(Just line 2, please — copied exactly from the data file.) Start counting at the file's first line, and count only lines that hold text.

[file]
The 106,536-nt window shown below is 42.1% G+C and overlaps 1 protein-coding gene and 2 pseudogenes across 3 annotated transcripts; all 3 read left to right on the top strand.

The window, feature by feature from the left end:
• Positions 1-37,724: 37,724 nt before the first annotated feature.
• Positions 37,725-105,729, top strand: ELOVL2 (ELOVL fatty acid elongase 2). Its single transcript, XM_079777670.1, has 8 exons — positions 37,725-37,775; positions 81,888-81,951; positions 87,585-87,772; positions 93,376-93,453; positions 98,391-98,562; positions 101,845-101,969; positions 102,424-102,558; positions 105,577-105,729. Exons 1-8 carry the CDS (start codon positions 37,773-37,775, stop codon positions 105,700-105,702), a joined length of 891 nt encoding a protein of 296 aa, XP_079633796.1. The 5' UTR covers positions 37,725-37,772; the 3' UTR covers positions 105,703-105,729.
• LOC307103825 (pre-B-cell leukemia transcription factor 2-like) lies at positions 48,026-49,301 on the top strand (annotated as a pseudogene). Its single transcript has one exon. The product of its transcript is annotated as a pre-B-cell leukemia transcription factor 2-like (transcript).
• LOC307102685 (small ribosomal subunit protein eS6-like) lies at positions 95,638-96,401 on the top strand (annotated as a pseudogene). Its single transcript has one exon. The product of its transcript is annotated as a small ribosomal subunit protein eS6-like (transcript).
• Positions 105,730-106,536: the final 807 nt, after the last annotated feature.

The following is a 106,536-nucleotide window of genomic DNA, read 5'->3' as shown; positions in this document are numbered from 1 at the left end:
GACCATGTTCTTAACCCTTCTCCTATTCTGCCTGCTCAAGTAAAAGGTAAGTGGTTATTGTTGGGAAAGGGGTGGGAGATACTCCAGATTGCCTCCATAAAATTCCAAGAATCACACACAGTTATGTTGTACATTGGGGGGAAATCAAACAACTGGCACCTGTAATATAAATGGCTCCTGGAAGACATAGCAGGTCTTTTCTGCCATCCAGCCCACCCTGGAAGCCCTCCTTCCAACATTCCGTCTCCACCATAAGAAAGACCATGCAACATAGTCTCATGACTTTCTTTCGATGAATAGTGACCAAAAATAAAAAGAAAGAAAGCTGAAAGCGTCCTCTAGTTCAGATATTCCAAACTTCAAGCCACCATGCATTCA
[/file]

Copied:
The window, feature by feature from the left end: